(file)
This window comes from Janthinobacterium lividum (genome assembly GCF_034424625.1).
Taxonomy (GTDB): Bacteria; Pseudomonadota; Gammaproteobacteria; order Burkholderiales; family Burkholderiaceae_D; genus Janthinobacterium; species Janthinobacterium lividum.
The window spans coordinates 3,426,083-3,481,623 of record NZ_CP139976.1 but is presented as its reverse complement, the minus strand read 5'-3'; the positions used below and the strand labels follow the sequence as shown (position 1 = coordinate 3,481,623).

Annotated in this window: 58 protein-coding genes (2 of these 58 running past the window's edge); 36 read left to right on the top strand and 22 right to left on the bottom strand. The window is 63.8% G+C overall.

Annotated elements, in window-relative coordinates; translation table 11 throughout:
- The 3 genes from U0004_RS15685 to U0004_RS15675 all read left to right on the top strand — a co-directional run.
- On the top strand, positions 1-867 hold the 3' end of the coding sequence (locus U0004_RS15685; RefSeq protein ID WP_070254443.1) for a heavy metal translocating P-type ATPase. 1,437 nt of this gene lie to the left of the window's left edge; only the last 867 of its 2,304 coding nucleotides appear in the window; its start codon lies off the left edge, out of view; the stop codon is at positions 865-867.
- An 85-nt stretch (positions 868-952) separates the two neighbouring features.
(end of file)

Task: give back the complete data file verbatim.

This window comes from Janthinobacterium lividum (genome assembly GCF_034424625.1).
Taxonomy (GTDB): Bacteria; Pseudomonadota; Gammaproteobacteria; order Burkholderiales; family Burkholderiaceae_D; genus Janthinobacterium; species Janthinobacterium lividum.
The window spans coordinates 3,426,083-3,481,623 of record NZ_CP139976.1 but is presented as its reverse complement, the minus strand read 5'-3'; the positions used below and the strand labels follow the sequence as shown (position 1 = coordinate 3,481,623).

Annotated in this window: 58 protein-coding genes (2 of these 58 running past the window's edge); 36 read left to right on the top strand and 22 right to left on the bottom strand. The window is 63.8% G+C overall.

Annotated elements, in window-relative coordinates; translation table 11 throughout:
- The 3 genes from U0004_RS15685 to U0004_RS15675 all read left to right on the top strand — a co-directional run.
- On the top strand, positions 1-867 hold the 3' end of the coding sequence (locus U0004_RS15685; RefSeq protein ID WP_070254443.1) for a heavy metal translocating P-type ATPase. 1,437 nt of this gene lie to the left of the window's left edge; only the last 867 of its 2,304 coding nucleotides appear in the window; its start codon lies off the left edge, out of view; the stop codon is at positions 865-867.
- An 85-nt stretch (positions 868-952) separates the two neighbouring features.